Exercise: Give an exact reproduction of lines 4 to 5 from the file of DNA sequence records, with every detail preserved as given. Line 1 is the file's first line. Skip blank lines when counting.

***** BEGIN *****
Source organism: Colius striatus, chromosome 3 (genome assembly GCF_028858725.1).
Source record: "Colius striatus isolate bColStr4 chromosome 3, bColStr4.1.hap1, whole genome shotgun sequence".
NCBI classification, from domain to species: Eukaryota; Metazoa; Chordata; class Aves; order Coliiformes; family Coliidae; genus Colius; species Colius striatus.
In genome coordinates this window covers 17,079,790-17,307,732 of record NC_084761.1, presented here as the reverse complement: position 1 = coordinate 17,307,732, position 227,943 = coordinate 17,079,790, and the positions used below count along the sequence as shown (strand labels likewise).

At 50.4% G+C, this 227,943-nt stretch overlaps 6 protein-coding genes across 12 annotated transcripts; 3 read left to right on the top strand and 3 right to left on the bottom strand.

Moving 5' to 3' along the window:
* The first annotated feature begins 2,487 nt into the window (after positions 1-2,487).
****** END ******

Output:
In genome coordinates this window covers 17,079,790-17,307,732 of record NC_084761.1, presented here as the reverse complement: position 1 = coordinate 17,307,732, position 227,943 = coordinate 17,079,790, and the positions used below count along the sequence as shown (strand labels likewise).

At 50.4% G+C, this 227,943-nt stretch overlaps 6 protein-coding genes across 12 annotated transcripts; 3 read left to right on the top strand and 3 right to left on the bottom strand.